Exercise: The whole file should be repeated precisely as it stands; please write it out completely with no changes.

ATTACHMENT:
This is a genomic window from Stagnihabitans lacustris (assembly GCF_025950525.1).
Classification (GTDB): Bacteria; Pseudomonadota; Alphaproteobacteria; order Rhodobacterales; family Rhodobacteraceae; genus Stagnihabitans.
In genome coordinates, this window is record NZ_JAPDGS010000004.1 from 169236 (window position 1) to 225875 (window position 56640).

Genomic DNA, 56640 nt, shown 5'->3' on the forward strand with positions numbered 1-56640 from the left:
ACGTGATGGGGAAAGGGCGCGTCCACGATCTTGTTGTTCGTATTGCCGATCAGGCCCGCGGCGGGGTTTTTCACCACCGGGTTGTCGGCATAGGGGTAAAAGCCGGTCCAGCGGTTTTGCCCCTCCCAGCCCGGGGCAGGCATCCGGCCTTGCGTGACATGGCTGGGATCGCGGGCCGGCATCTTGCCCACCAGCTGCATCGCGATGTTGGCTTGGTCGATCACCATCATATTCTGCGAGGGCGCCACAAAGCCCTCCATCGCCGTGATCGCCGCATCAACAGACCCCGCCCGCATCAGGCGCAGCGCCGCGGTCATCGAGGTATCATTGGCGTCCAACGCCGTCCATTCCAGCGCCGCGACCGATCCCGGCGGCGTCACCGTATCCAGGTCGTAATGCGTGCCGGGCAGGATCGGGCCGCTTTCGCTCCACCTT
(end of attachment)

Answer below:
This is a genomic window from Stagnihabitans lacustris (assembly GCF_025950525.1).
Classification (GTDB): Bacteria; Pseudomonadota; Alphaproteobacteria; order Rhodobacterales; family Rhodobacteraceae; genus Stagnihabitans.
In genome coordinates, this window is record NZ_JAPDGS010000004.1 from 169236 (window position 1) to 225875 (window position 56640).

Genomic DNA, 56640 nt, shown 5'->3' on the forward strand with positions numbered 1-56640 from the left:
ACGTGATGGGGAAAGGGCGCGTCCACGATCTTGTTGTTCGTATTGCCGATCAGGCCCGCGGCGGGGTTTTTCACCACCGGGTTGTCGGCATAGGGGTAAAAGCCGGTCCAGCGGTTTTGCCCCTCCCAGCCCGGGGCAGGCATCCGGCCTTGCGTGACATGGCTGGGATCGCGGGCCGGCATCTTGCCCACCAGCTGCATCGCGATGTTGGCTTGGTCGATCACCATCATATTCTGCGAGGGCGCCACAAAGCCCTCCATCGCCGTGATCGCCGCATCAACAGACCCCGCCCGCATCAGGCGCAGCGCCGCGGTCATCGAGGTATCATTGGCGTCCAACGCCGTCCATTCCAGCGCCGCGACCGATCCCGGCGGCGTCACCGTATCCAGGTCGTAATGCGTGCCGGGCAGGATCGGGCCGCTTTCGCTCCACCTT